Directional splits (e.g., home to work vs. work to home) must be determined as part of this process. If peak period to peak hour conversions are also done at this point, some level of service or trip characteristics can be considered in the development of factors. For example, trip length and congested travel time can be a consideration in determining whether peak period auto trips occur during the peak hour.

The process for preparing peak hour directional trip tables requires the factoring of the person or vehicle production-attraction formatted trip tables to peak hour (or period) origin-destination formatted vehicle trip tables. The data required include an hourly distribution of trips across the day. These should be by trip purpose, usually grouped into home-based work, home-based non-work, and non-home-based. From this diurnal distribution of trips, factors are developed which represent the percentages of the trips (by purpose) during each hour and for each direction, production-to-attraction or attraction-to-production. The hourly distribution is developed from local travel survey data. The production-attraction formatted trip tables are multiplied by the appropriate factors and transposed where necessary to produce balanced origin-destination trip tables.

Figure 2.2 - Time-of-day modeling between mode choice and trip assignment

Table 2.2 Post-Mode Choice Auto Time-of-Day Factors
Purpose AM 2 HR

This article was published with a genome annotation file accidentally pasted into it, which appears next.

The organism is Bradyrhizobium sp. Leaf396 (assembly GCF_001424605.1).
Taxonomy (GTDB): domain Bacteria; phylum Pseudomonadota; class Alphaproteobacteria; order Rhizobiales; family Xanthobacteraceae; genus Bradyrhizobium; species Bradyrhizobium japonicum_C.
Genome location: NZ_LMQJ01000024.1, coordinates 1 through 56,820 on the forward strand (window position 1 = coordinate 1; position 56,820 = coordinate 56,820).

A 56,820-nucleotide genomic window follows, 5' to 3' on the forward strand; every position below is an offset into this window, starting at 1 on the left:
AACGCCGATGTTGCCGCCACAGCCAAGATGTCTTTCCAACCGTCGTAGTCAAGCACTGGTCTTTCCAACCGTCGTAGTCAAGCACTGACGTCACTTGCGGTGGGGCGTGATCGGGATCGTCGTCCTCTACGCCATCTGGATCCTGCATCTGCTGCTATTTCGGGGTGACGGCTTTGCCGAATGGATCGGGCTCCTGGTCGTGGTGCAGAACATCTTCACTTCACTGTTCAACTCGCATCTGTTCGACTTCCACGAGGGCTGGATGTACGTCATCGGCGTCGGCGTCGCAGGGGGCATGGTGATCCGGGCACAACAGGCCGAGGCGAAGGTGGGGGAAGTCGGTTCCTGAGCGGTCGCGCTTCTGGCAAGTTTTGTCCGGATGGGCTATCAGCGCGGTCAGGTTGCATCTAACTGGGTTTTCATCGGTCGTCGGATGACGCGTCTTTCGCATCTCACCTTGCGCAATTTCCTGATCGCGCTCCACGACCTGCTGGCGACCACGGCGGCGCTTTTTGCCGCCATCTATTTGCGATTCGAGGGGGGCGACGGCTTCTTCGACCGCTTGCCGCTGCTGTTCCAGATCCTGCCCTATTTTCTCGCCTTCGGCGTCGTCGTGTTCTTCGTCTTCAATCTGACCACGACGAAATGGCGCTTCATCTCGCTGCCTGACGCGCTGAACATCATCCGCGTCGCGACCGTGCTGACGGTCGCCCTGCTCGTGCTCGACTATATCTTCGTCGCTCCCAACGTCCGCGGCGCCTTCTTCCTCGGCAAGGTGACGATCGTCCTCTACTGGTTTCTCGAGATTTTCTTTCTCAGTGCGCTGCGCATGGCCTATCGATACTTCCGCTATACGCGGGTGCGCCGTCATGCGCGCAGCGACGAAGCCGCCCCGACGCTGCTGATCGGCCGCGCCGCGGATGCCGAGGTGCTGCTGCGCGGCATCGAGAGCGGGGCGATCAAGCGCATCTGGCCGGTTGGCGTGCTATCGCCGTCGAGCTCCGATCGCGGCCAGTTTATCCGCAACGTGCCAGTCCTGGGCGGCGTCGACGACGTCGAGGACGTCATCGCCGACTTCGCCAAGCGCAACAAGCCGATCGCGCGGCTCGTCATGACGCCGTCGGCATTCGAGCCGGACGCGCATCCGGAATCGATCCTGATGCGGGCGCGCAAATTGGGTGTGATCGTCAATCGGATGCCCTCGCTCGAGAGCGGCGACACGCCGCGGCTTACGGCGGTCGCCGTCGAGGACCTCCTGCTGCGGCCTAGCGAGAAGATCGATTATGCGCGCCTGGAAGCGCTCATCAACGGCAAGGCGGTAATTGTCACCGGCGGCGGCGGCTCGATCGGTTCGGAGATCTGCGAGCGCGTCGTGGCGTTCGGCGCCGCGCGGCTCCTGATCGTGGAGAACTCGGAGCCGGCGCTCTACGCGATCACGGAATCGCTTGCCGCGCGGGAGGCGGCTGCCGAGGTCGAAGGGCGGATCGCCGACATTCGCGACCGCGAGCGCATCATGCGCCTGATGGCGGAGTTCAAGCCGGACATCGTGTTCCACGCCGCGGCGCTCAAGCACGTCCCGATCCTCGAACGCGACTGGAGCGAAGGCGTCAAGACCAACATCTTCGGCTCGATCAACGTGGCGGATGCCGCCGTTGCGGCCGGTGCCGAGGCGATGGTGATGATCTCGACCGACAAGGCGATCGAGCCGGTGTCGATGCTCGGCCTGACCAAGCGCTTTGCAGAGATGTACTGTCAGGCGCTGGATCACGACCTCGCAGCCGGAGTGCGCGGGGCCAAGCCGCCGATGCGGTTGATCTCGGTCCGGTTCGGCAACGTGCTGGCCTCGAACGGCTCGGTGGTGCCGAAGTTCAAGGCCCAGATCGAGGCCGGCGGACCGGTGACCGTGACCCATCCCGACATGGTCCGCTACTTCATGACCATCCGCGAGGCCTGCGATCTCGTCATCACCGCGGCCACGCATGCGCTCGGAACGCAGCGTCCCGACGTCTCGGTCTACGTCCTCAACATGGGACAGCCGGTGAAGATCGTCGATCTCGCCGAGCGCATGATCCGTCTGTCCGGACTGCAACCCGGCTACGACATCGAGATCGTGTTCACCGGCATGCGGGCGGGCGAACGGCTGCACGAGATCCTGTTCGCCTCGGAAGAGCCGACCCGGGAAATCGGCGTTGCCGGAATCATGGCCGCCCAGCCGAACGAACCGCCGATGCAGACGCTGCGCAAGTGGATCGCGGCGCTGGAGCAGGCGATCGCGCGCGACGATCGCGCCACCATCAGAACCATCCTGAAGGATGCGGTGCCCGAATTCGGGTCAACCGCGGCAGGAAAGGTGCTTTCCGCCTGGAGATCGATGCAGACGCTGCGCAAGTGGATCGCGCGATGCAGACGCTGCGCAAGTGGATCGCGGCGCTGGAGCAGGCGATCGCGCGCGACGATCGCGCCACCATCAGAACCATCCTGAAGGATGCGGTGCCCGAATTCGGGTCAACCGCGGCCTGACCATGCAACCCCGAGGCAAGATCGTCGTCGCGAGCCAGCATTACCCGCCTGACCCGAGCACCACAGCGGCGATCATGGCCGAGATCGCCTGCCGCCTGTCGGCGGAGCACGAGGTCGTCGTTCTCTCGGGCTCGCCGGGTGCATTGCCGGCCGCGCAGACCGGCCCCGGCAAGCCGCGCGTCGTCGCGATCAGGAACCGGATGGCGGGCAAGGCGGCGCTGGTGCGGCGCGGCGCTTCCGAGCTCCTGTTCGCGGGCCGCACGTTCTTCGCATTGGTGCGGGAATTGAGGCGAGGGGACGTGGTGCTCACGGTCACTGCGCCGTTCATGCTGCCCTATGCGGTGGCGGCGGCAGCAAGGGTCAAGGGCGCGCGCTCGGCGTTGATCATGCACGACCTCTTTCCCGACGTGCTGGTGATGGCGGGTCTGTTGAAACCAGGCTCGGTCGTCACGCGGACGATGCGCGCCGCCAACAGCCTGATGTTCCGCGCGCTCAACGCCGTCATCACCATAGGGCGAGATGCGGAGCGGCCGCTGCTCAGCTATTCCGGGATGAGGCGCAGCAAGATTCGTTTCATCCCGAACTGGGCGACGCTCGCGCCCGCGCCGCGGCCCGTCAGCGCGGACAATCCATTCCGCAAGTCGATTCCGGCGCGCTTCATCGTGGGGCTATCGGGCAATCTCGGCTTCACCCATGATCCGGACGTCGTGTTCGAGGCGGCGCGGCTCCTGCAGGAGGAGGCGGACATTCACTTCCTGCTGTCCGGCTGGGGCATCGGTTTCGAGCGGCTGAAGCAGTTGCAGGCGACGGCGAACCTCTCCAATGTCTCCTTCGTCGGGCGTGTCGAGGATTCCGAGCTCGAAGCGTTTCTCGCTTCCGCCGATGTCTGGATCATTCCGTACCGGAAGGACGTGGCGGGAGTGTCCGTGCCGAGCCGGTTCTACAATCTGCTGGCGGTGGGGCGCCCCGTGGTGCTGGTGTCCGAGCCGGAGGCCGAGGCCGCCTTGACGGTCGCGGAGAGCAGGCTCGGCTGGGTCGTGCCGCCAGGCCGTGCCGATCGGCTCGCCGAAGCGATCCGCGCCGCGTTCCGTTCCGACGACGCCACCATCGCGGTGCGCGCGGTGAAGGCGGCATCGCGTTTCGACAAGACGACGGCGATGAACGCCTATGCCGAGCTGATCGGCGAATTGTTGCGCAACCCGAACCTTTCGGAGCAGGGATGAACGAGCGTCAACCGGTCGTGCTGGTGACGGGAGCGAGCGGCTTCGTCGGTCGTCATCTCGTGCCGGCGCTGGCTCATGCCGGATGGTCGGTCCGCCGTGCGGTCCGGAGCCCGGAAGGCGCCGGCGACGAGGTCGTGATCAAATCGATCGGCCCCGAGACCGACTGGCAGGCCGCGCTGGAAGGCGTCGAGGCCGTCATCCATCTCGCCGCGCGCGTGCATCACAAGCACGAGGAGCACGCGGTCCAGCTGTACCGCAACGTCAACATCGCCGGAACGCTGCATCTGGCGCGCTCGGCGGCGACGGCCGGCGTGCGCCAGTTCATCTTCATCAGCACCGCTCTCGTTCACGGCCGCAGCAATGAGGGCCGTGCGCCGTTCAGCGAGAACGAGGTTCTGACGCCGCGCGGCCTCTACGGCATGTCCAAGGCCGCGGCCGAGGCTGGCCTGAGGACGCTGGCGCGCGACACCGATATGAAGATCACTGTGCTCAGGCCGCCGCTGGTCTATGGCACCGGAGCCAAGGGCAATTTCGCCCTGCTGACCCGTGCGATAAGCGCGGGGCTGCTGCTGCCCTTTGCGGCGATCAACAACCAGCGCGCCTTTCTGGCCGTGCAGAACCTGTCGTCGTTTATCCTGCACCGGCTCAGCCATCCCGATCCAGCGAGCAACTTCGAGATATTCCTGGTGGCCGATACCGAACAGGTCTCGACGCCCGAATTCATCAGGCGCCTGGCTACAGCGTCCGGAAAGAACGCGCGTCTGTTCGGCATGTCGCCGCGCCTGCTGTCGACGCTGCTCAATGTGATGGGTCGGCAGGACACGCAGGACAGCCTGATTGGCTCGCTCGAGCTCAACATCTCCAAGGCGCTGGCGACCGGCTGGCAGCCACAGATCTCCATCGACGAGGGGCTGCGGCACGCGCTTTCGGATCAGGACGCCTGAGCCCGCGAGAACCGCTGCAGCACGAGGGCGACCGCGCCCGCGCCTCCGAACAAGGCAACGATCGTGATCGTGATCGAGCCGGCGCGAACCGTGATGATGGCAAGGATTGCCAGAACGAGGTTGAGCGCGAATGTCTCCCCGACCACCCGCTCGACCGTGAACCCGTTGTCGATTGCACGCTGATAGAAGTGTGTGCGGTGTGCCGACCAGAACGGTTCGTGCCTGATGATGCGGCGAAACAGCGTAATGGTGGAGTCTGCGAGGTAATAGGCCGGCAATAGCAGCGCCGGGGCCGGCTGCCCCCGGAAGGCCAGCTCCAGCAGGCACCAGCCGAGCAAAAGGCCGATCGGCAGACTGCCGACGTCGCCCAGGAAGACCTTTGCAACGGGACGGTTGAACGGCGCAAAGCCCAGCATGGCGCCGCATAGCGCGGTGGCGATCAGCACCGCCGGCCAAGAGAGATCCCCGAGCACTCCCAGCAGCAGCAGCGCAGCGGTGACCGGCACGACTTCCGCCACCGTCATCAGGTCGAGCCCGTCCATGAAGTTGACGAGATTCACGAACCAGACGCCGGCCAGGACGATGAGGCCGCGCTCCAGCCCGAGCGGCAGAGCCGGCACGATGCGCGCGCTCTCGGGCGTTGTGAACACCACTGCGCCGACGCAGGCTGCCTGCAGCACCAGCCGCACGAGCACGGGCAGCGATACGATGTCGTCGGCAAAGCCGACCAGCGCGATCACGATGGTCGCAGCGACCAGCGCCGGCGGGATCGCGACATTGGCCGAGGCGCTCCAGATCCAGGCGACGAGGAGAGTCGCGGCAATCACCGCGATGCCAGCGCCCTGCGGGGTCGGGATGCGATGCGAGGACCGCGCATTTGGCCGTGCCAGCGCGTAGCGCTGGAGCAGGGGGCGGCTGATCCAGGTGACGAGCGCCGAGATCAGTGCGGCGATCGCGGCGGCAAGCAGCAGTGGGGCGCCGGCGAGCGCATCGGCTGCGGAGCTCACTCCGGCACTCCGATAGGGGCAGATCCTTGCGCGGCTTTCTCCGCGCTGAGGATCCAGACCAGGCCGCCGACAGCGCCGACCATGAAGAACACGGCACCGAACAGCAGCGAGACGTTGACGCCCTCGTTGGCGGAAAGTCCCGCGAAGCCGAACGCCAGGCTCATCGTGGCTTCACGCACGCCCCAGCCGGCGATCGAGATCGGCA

7:00-9:00
AM PK
7:15-8:15
PM 2 HR
3:30-5:30
PM PK
4:30-5:30
MIDDAY
2:00-3:00
HBW
P-A
A-P
25.7
25.1
.6
15.5
15.2
.28
24.1
2.1
21.98
14.48
1.10
13.38
3.53
1.44
2.09
HBO P-A
A-P
6.93
5.12
1.8
3.2
2.48
.72
16.08
6.22
9.86
8.25
3.20
5.05
6.85
3.23
3.62
NHBW
P-A
A-P
11.65
2.37
9.27
6.81
.77
6.04
24.26
22.86
1.4
12.86
12.28
0.58
7.97
6.09
1.88
NHBNW 4.19 2.02 15.29 6.89 10.22
HBS
P-A
A-P
42.82
42.82
0
35.86
35.86
0
5.04
0
5.04
1.89
0
1.89
23.27
0
23.27
HBC
P-A
A-P
25.01
24.25
.75
16.67
16.07
.60
11.46
2.97
8.49
5.5
1.78
3.72
9.38
1.64
7.74
Source: "The Phase III Travel Demand Modeling Forecasting Model: A Summary of Inputs, Algorithms, and Coefficients," Portland METRO, June 1, 1994.
Table 2.3 Post-Mode Choice Transit Time-of-Day Factors
Purpose 7:00-9:00 AM PK
7:15-8:15
PM 2 HR
3:30-5:30
PM PK
4:30-5:30
HBW
P-A
A-P
32.08
31.79
.28
15.46
15.31
.14
30.63
1.01
29.62
21.53
.43
21.09
HBO
P-A
A-P
1.35
1.35
0
.54
.54
0
14.4
5.4
8.96
6.79
2.44
4.34
NHBW
P-A
A-P
8.69
1.74
6.95
2.89
.77
2.12
21.74
20.48
1.26
11.59
11.20
.39
NHBNW 0 0 22.07 7.7
HBS
P-A
A-P
43.65
43.65
0
26.90
26.90
0
12.7
0
12.7
3.05
0
3.05
HBC
P-A
A-P
32.51
31.53
.98
18.4
17.66
.74
11.05
2.87
8.17
4.92
1.58
3.34

The diurnal factors are best derived from household travel survey data. Person-trips by time-of-day and by trip purpose are required for diurnal factor derivation. Also, a good estimate of auto occupancy rates by purpose and time-of-day is also required. If the region is using a mode choice model to produce the auto vehicle trips then the model results should be compared with observed auto occupancy rates.

Strengths
The diurnal-direction split factors can be derived from household travel survey data for internal person trips, commercial vehicle surveys for truck trips, and external station surveys for internal-external and external-external trips. This procedure is an improvement over the TOD modeling after trip assignment since it explicitly takes into account different peaking characteristics of trips made for different trip purposes and results in trip tables for assignment that are more consistent with the state-of-the-practice equilibrium traffic assignment process generally employed in the travel-forecasting process.